Ten workers at a Walmart supplier’s Southern California warehouse said they were suspended indefinitely Friday after taking a five-minute break in temperatures of more than 90 degrees.
The workers said they believe they were suspended from the Olivet International warehouse in Mira Loma, about an hour east of Los Angeles, in retaliation for raising concerns about working conditions over the last few months. The suspended workers, joined by a couple dozen supporters, picketed Wednesday morning in front of the warehouse to protest the suspensions.
Ricardo Hernandez, 21, said he had worked at the warehouse full time for a year until Friday. “We take heat breaks two or three times a day,” Hernandez told HuffPost. “But then on Friday, they told us they were suspending us for taking a heat break.
“I want management to hear us and take a walk in our shoes to see what we go through every day. This warehouse is really tough to work in under such hot temperatures with no cool water,” he said.
Hernandez said that when he and his coworkers have asked for water or raised safety concerns about speeding or overloaded forklifts, “They ignore us. They take us as a joke.” Still, he said he wants to return to work because his pay helps support his parents and young niece.
Olivet International did not respond to HuffPost’s requests for comment. Walmart declined to comment, referring questions to Olivet.
Warehouse Workers United, a labor union that supports the workers but does not officially represent them, filed an unfair labor practice charge with the National Labor Relations Board for each of the 10 suspended workers.
Olivet International, a privately held company, designs, manufactures and distributes handbags, luggage and apparel, according to its website. Workers at the warehouse in Mira Loma unpack, label and load boxes of Olivet handbags and luggage. Olivet managers told workers in a meeting that about 70 percent of its business goes to Walmart, two workers said. Hernandez said about half of the truck traffic at the warehouse is Walmart rigs.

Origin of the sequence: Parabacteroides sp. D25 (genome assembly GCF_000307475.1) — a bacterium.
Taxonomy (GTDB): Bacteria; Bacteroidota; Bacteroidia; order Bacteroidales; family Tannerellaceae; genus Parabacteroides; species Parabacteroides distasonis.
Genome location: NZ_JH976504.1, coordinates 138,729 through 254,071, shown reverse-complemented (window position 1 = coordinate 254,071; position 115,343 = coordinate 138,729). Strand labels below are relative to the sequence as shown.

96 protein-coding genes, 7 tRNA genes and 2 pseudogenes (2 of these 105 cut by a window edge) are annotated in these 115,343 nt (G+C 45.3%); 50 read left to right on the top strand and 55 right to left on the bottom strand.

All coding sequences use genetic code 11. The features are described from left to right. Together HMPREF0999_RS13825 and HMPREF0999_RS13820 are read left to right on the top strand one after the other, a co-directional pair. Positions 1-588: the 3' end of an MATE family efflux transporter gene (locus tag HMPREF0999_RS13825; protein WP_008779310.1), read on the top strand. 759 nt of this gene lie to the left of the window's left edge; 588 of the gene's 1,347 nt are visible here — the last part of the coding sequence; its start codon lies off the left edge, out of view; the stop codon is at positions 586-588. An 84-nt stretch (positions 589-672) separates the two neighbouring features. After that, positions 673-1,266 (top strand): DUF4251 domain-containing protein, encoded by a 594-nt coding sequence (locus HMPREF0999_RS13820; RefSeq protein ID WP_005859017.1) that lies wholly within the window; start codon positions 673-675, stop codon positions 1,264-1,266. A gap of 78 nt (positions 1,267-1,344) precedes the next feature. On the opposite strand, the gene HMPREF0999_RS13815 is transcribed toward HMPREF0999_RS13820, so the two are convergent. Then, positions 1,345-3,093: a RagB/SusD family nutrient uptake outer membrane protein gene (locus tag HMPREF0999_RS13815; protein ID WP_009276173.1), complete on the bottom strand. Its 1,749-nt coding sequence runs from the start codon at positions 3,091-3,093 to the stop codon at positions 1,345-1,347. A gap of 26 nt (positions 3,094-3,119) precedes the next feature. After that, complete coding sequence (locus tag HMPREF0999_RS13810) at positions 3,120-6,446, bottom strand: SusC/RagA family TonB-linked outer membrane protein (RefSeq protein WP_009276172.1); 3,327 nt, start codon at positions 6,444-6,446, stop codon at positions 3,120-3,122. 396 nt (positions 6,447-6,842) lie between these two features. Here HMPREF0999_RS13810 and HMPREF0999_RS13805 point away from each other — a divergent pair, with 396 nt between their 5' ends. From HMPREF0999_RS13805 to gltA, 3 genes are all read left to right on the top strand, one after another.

Olivet’s other customers include Big Lots, Bloomingdales, J.C. Penney, Kmart, Kohl’s, Macy’s, Marshalls, Nordstrom, Ross, Saks Fifth Avenue, Sam’s Club, Sears, Target and T.J. Maxx, the company says on its website.
Guadalupe Palma, director of Warehouse Workers United, said all 10 suspended workers participated in a two-day strike in late July. About 30 of the roughly 200 workers at the warehouse in Mira Loma participated in the strike to protest what they said was intimidation, spying and retaliation for raising concerns about working conditions.
The union in May filed a complaint with the California Occupational Safety and Health Administration alleging blocked fire exits, inadequate access to water and collapses of towers of boxes. State workers inspected the warehouse following the complaint. The investigation is still ongoing and should conclude about end of November, Greg Siggins, a spokesman for Cal/OSHA, told HuffPost.
Soon after the inspection, the warehouse installed video cameras in employee break rooms and brought in consultants who advised workers not to discuss working conditions, Hernandez and another worker said.
“There’s even [a camera] by the restroom. They can see every time you go the restroom,” Hernandez said. “I think they’re trying to intimidate us, to see every move we make.”
Heidi Baizabal, a single mother of four who had worked at the warehouse for five years before being suspended, said supervisors expressed worry in recent months when warehouse workers began organizing. “They were telling us that the Walmart company, which is one of their main clients, was going to leave, and we’d wind up without work,” she said.
Baizabal said she believes her suspension was retaliation for the July strike and for asking for better working conditions. “I feel bad. I feel depressed because my family depends on this,” Baizabal told HuffPost in Spanish. “We want Walmart to take responsibility and put pressure on Olivet to give us a secure job with a good wage.”
Baizabal was interviewed in Spanish by Roque Planas, associate editor of HuffPost Latino Voices.